Al-Qaeda claimed responsibility for the attack, linking it to the stoning death of a young Yazidi woman who converted to Islam in an attempt to elope with a Muslim boyfriend. “I swear to God either they hand in those who killed you or we will annihilate their greenery, uproot them and expel them from the land of Iraq,” he said. “We will continue waging attacks against them until their great devil announces his acceptance and that he doesn’t object to the conversion of any Yazidi to Islam.”

For his part, the cartoonist Vilks said from Sweden that he believed the matter of his cartoons had been blown out of proportion. “We have a real problem here,” Vilks told The Associated Press over the telephone. “We can only hope that Muslims in Europe and in the Western world choose to distance themselves from this and support the idea of freedom of expression.”

Aside from a few scattered protests and condemnations by Muslim countries, the reaction to the cartoon has been muted, in contrast to the violent demonstrations and harsh outcry accompanying similar images that appeared in a Danish paper last year.

Diplomats from 22 countries, including Iran, Iraq and Syria, met with Swedish Prime Minister Fredrik last week to discuss the angry reactions to the sketch, and had “very good dialogue,” the official said at the time.

Al-Baghdadi added in his message that if the Swedish government didn’t apologize, his organization would also attack companies like Volvo, Electrolux, Ikea, Ericsson and Scania.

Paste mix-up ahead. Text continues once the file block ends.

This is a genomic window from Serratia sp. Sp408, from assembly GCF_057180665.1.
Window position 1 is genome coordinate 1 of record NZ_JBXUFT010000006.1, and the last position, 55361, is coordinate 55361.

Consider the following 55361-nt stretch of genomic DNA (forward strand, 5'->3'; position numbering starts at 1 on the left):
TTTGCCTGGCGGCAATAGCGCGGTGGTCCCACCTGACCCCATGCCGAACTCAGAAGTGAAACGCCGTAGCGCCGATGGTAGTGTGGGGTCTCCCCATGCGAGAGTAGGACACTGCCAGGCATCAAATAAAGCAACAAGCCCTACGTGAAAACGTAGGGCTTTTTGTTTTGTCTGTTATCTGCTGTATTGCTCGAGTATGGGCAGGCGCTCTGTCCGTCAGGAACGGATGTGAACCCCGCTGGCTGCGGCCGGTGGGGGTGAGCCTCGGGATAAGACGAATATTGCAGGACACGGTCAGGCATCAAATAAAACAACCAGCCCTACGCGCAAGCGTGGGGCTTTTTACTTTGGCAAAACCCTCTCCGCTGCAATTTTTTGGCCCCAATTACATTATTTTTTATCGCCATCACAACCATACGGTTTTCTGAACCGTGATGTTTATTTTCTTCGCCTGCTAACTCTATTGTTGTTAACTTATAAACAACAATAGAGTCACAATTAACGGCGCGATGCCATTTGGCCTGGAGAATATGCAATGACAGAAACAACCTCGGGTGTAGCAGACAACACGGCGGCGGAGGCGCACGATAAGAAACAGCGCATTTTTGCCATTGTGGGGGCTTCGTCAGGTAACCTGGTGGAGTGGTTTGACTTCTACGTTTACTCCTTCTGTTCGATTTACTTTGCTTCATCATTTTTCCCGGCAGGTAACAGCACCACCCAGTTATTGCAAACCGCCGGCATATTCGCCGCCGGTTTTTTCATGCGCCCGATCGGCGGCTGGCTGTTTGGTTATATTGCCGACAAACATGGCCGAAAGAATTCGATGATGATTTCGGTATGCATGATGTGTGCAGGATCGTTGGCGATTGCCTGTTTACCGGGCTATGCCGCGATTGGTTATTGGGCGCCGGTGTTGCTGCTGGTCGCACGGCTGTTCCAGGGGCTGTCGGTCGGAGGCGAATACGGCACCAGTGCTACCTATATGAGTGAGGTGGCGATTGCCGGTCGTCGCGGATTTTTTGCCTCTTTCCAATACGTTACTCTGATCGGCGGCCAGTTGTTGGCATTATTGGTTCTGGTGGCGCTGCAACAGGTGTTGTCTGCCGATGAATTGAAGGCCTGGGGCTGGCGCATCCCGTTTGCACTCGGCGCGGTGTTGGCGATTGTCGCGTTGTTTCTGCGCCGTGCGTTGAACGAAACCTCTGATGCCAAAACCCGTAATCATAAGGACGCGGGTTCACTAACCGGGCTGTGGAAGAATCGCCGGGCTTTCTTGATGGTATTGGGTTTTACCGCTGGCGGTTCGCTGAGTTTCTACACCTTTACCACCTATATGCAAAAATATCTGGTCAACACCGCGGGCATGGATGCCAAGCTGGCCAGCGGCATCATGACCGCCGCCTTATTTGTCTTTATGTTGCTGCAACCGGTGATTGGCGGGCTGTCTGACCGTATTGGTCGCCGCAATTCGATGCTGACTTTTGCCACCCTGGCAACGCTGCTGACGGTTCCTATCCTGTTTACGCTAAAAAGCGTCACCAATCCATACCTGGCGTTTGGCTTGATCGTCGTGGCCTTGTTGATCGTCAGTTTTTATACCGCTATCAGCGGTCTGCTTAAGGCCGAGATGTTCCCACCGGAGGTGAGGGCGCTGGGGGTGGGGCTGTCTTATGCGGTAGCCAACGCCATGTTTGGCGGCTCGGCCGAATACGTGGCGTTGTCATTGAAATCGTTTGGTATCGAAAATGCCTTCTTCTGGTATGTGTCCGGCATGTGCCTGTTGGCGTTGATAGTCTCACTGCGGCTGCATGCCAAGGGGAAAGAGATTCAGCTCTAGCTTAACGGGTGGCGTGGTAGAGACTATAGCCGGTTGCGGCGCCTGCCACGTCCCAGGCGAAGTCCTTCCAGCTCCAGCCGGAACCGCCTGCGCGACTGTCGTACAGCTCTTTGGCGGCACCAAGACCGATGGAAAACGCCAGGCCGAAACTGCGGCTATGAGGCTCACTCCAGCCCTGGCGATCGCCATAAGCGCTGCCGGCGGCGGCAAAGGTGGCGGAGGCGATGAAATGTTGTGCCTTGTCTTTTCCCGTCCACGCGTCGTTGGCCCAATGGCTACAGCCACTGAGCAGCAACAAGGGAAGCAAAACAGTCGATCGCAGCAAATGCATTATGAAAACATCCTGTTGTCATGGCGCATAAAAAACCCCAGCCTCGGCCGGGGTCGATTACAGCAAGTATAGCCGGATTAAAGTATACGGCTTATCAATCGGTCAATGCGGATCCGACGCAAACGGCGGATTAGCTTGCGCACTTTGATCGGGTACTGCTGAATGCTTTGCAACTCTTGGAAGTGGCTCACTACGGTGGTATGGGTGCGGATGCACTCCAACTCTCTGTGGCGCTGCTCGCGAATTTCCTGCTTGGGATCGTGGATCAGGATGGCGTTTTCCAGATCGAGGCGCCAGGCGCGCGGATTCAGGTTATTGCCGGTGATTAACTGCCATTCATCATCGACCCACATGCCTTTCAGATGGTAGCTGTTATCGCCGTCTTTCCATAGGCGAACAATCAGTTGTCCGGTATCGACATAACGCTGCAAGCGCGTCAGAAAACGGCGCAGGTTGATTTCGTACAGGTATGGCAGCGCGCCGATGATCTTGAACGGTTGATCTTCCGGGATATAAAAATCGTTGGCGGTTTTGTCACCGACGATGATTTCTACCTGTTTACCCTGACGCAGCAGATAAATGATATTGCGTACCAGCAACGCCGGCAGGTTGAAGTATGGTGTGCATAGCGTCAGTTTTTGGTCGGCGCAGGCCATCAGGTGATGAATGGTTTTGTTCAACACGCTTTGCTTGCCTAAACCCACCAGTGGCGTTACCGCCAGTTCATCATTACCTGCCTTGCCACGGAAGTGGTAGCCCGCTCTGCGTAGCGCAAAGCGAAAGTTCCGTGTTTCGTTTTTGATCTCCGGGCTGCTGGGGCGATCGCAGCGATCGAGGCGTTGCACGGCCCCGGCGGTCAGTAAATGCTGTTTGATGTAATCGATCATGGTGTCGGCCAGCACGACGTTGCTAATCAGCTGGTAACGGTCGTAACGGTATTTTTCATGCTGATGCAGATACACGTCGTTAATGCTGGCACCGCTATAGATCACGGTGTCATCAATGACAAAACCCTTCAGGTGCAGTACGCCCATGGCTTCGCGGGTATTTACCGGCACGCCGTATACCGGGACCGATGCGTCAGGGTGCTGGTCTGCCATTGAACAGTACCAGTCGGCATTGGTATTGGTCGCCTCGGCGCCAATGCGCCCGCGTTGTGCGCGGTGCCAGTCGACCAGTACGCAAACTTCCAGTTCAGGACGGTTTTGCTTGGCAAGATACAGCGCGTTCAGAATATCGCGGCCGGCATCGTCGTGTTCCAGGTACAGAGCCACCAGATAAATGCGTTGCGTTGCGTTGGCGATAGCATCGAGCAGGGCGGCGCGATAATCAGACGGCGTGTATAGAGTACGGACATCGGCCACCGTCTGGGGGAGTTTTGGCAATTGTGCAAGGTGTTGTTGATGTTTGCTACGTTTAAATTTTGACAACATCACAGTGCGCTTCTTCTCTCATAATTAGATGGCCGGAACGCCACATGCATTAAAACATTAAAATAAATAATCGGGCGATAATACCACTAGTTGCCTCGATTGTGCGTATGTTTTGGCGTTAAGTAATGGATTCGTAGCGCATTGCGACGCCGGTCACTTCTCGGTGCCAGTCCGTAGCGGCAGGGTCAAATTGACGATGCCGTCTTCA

On Friday, some 1,500 mourners chanted “we will take our revenge” as they buried the assassinated leader of the Sunni revolt against al-Qaeda, killed the day before by a bomb planted suspiciously close to his fortified compound.

It was widely assumed that al-Qaeda in Iraq was responsible for the blast that killed Abdul Sattar Abu Risha, 37, and three companions. Police were looking into the possibility that Abu Risha was betrayed by someone in his movement or with access to his heavily fortified compound.

Scores of Iraqi police and U.S. military vehicles lined the route to protect the procession as it followed the black SUV carrying the Iraqi-flag draped coffin of Abu Risha to the family cemetery just west of Ramadi. “We will take our revenge,” the mourners chanted. “We will continue the march of Abu Risha.”

An Iraqi man kisses the front door leading to the Imam Kadhim shrine in Baghdad, Iraq, Sept. 14, 2007 (AP)

An Iraqi man kisses the front door leading to the Imam Kadhim shrine in Baghdad, Iraq, Sept. 14, 2007 (AP)

Mourners gather to bury Sheikh Abdul Sattar Abu Risha, founder of Anbar Awakening, in Iraq's Anbar province in Ramadi, Sept. 14, 2007 (AP)

Mourners gather to bury Sheikh Abdul Sattar Abu Risha, founder of Anbar Awakening, in Iraq’s Anbar province in Ramadi, Sept. 14, 2007 (AP)

Asharq Al-Awsat

Asharq Al-Awsat

Asharq Al-Awsat is the world’s premier pan-Arab daily newspaper, printed simultaneously each day on four continents in 14 cities. Launched in London in 1978, Asharq Al-Awsat has established itself as the decisive publication on pan-Arab and international affairs, offering its readers in-depth analysis and exclusive editorials, as well as the most comprehensive coverage of the entire Arab world.